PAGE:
nep-dcm New Economics Papers
on Discrete Choice Models
Issue of 2020‒07‒20
eight papers chosen by
Edoardo Marcucci
Università degli studi Roma Tre

  1. Towards the establishment of a voluntary carbon compensation market: the contributions of a choice experiment method By Pierre Dupraz; Abdoul Nasser Seyni Abdou; Thomas Coisnon; Bertille Thareau
  2. Empirical testing of the impact on consumer choice resulting from differences in the composition of seemingly identical branded products By Federica Di Marcantonio; Luisa Menapace; Jesus Barreiro-Hurle; Pavel Ciaian; François J. Dessart; Liesbeth Colen
  3. Semiparametric Discrete Choice Models for Bundles By Fu Ouyang; Thomas Tao Yang
  4. Partial Identification and Inference for Dynamic Models and Counterfactuals By Kalouptsidi, Myrto; Kitamura, Yuichi; Lima, Lucas; Souza-Rodrigues, Eduardo
  5. Identification of intertemporal preferences in history-dependent dynamic discrete choice models By Levy, Matthew; Schiraldi, Pasquale
  6. Revealing Choice Bracketing By Andrew Ellis; David J Freeman
  7. Are Economists' Preferences Psychologists' Personality Traits? A Structural Approach By Jagelka, Tomáš
  8. Status Quo Bias Beats the Decoy Effect and Reverses Attitudes Toward Risk By Miguel Costa-Gomes; Georgios Gerasimou

  1. By: Pierre Dupraz (SMART - Structures et Marché Agricoles, Ressources et Territoires - AGROCAMPUS OUEST - INRA - Institut National de la Recherche Agronomique); Abdoul Nasser Seyni Abdou (SMART - Structures et Marché Agricoles, Ressources et Territoires - AGROCAMPUS OUEST - INRA - Institut National de la Recherche Agronomique); Thomas Coisnon (SMART - Structures et Marché Agricoles, Ressources et Territoires - AGROCAMPUS OUEST - INRA - Institut National de la Recherche Agronomique); Bertille Thareau (LARESS - ESA - Ecole Superieure Agronomique)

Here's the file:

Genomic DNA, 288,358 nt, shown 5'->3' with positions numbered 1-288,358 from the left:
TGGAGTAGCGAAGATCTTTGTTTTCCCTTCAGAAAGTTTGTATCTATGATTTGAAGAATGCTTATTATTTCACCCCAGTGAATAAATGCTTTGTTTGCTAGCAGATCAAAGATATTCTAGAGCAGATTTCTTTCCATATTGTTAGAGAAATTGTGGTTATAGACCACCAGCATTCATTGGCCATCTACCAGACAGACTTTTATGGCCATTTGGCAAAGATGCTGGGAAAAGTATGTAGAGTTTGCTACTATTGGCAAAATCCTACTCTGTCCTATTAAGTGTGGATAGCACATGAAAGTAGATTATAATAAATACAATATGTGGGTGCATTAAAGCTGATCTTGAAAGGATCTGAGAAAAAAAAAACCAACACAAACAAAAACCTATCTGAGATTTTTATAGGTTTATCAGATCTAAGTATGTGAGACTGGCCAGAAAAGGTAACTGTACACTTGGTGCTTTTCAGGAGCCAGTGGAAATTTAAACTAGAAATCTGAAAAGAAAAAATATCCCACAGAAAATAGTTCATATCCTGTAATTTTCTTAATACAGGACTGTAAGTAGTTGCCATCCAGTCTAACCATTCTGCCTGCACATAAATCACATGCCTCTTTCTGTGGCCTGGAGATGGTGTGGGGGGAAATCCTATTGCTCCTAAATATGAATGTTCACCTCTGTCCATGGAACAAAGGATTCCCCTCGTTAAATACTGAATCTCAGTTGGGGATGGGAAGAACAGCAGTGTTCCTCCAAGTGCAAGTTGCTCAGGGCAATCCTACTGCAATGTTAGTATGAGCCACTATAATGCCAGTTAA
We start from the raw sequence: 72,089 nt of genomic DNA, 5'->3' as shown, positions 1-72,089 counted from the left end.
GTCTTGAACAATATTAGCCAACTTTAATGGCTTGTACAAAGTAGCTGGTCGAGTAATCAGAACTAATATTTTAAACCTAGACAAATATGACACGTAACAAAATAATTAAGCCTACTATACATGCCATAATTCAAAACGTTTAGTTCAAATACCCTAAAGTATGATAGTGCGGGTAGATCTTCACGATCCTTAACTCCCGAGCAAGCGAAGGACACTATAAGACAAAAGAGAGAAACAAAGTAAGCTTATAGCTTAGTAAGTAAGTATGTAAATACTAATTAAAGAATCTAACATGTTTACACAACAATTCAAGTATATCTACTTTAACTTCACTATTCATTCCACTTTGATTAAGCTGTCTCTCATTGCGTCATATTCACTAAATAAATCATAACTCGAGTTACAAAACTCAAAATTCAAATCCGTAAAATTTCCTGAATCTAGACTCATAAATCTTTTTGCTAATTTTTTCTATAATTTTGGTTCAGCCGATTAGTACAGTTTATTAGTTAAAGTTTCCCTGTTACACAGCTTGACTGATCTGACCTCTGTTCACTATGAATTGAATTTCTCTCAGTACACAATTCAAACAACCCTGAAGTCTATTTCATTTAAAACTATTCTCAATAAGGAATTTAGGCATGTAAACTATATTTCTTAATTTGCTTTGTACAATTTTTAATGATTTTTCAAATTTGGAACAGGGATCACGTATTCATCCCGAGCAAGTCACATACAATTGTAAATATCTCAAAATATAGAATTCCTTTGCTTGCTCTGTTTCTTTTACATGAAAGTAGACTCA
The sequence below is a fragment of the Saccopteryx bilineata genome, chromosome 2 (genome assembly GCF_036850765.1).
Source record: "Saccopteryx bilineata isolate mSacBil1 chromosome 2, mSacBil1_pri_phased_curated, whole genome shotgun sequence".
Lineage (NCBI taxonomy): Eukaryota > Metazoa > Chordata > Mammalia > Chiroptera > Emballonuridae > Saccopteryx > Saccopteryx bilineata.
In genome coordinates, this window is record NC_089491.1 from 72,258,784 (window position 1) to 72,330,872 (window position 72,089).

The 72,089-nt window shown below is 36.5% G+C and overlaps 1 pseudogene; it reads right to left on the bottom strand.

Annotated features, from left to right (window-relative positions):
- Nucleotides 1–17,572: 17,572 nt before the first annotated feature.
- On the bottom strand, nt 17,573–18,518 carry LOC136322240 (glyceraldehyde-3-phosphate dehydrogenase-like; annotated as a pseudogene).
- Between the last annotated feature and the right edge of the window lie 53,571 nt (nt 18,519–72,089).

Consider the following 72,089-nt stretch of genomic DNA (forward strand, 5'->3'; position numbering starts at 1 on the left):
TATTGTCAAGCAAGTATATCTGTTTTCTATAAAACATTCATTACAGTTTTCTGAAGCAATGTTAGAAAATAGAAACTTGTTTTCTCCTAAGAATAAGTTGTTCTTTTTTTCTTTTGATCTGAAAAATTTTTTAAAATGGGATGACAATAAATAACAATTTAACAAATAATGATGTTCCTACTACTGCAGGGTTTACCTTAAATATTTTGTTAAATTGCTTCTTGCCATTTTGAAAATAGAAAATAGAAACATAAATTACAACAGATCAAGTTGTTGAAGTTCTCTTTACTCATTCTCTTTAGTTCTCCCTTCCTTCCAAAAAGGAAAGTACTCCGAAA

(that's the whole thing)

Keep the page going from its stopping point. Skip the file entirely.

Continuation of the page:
Abstract: In addition to their role in maintaining biodiversity, producing many ecosystem services or contributing to the landscape quality of the areas, hedgerows have the capacity to store carbon in their above-and below-ground biomass, an environmental function that can provide an opportunity for companies wishing to offset voluntarily their CO2 emissions. In this paper, we examine the conditions for the existence and development of voluntary carbon offset markets as a new way to improve hedge maintenance and mitigate climate change. Through a series of surveys conducted among companies and farmers in Western France, we aimto determine the existence of a space for negotiation between these actors by adopting a discrete choiceexperimentmethod. The results show acertain heterogeneity in the expression of willingness to pay and willingness to receive, but a space for negotiation is well identified for a category of actors and for some modalitiesof the scheme. From a methodological point of view, our work shows ina new way thatthe choice experiment method can be used to identify the conditions of existence of a market for environmental goods.
    Keywords: Willingness to pay,Willingness to receive,discrete choice experiment,conditional logit,mixed logit,voluntary carbon market,hedges
    Date: 2019–12–12
  2. By: Federica Di Marcantonio (European Commission - JRC); Luisa Menapace (Technical University of Munich – Tum); Jesus Barreiro-Hurle (European Commission - JRC); Pavel Ciaian (European Commission - JRC); François J. Dessart (European Commission - JRC); Liesbeth Colen (European Commission - JRC)